On Thursday, Jeff Passan (ESPN) broke a bombshell report that Major League Baseball has granted the Tampa Bay Rays permission for the preliminary exploration of splitting the season in Montreal. The Rays would occupy a newly built stadium in Tampa Bay for the first half of the season, before moving the second half of the year’s games to Montreal.
While the plan is in its nascent stages, the Rays have embraced the two-city solution as the most feasible to saving baseball in the Tampa Bay area after years of failed attempts to build a new stadium in the region, according to sources.
Under the plan, the Rays would play in new stadiums in both the Tampa Bay area and Montreal, according to sources. The ability to play games early in the season in Florida would preclude the need for a domed stadium, cutting the cost of a new building.
A month ago, Bronfman — who along with Montreal businessman Mitch Garber has expressed interest in taking a minority stake in the Rays alongside owner Stuart Sternberg — reached an agreement with a developer on a site in Montreal’s Point-Saint-Charles neighborhood to potentially build a new stadium. The number of home games each city would receive has not been determined, according to sources.— Jeff Passan
Daniel Russell (DRaysBay) emphasized that, at this time, it would appear this is the leading plan for the 2028 season and not necessarily something that is in the works under the Rays current use agreement at Tropicana Field.
As one would imagine, the hot-takes on the subject have not been favorable, although some, like the ones below, have been pretty damn funny.
Stu Sternberg has not reached out to the city about the desire to negotiate a new memorandum of understanding which would allow the team to play home games outside of the Trop. And if we are taking the Rays principal owner at his word, he did say the “concept is worthy of serious exploration,” with “concept” being the operative word. Be that as it may, since the Rays are prohibited from talking to Montreal officials about playing a single game anywhere other than Tropicana Field prior to the 2028 season without St. Petersburg’s permission, one should chalk this up to nothing more that leverage-building 101 — no matter how crazy, or cockamamie, as this leverage building scheme might appear to be.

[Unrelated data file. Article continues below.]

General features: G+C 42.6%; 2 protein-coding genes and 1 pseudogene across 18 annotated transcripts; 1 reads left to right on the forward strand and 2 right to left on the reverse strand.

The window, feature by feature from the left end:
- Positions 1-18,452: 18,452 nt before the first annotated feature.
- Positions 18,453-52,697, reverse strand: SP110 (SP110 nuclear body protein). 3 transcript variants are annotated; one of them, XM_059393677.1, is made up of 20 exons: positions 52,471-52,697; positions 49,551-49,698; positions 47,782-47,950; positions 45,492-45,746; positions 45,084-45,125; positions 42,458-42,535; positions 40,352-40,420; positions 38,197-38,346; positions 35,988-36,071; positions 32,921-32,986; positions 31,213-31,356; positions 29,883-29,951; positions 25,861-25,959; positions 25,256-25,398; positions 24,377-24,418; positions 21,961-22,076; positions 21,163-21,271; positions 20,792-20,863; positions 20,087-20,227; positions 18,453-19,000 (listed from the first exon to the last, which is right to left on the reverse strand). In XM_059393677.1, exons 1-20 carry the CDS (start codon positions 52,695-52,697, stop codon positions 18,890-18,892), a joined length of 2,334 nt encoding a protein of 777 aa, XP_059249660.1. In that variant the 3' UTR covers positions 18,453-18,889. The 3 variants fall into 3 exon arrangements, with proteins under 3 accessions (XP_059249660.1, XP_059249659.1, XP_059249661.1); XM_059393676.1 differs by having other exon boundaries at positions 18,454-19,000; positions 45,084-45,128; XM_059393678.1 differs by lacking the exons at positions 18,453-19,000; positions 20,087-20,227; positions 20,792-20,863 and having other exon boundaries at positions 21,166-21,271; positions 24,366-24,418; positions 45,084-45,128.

Never forget the immortal words of Chicago White Sox owner Jerry Reinsdorf when he said, “A savvy negotiator creates leverage,” after he used Tampa Bay to get his team a stadium on the south side of Chicago in 1995.
Playing devil’s advocate, and assuming this isn’t a PR stunt to build leverage, even though we all know that it is, there are myriad other questions about the proposal, which Marc Topkin (Tampa Bay Times) intimated well:
— How much harder would it be to get a new stadium financed and built in the Tampa Bay area for only 40 or so home games than 81? Related, would the Rays then be more open to staying at the Trop, or a new stadium at that site? Also, if the Rays were to play the early and perhaps later part of their schedule in Tampa Bay, could they now be interested in an open-air stadium, which would be less costly to build?
— Would the leaders of the Montreal effort, who have been working for years to get a team back, be willing to go ahead with plans to build a new stadium for a similarly limited number of home games?